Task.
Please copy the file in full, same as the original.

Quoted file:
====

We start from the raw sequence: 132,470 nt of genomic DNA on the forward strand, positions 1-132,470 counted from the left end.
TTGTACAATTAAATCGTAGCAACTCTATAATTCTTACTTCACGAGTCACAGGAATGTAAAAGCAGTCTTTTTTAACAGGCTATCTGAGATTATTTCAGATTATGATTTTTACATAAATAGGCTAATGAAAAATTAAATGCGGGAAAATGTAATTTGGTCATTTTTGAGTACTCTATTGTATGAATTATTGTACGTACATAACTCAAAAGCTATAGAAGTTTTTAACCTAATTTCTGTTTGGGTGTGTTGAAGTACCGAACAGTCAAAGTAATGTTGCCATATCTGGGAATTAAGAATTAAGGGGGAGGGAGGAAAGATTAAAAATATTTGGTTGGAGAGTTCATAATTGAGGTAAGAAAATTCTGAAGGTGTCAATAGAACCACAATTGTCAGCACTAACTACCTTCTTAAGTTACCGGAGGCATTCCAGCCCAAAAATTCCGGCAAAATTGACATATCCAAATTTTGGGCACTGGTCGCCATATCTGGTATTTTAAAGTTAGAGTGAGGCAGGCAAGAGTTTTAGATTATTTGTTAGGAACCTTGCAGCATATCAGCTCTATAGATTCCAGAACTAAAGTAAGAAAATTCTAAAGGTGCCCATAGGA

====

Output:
We start from the raw sequence: 132,470 nt of genomic DNA on the forward strand, positions 1-132,470 counted from the left end.
TTGTACAATTAAATCGTAGCAACTCTATAATTCTTACTTCACGAGTCACAGGAATGTAAAAGCAGTCTTTTTTAACAGGCTATCTGAGATTATTTCAGATTATGATTTTTACATAAATAGGCTAATGAAAAATTAAATGCGGGAAAATGTAATTTGGTCATTTTTGAGTACTCTATTGTATGAATTATTGTACGTACATAACTCAAAAGCTATAGAAGTTTTTAACCTAATTTCTGTTTGGGTGTGTTGAAGTACCGAACAGTCAAAGTAATGTTGCCATATCTGGGAATTAAGAATTAAGGGGGAGGGAGGAAAGATTAAAAATATTTGGTTGGAGAGTTCATAATTGAGGTAAGAAAATTCTGAAGGTGTCAATAGAACCACAATTGTCAGCACTAACTACCTTCTTAAGTTACCGGAGGCATTCCAGCCCAAAAATTCCGGCAAAATTGACATATCCAAATTTTGGGCACTGGTCGCCATATCTGGTATTTTAAAGTTAGAGTGAGGCAGGCAAGAGTTTTAGATTATTTGTTAGGAACCTTGCAGCATATCAGCTCTATAGATTCCAGAACTAAAGTAAGAAAATTCTAAAGGTGCCCATAGGA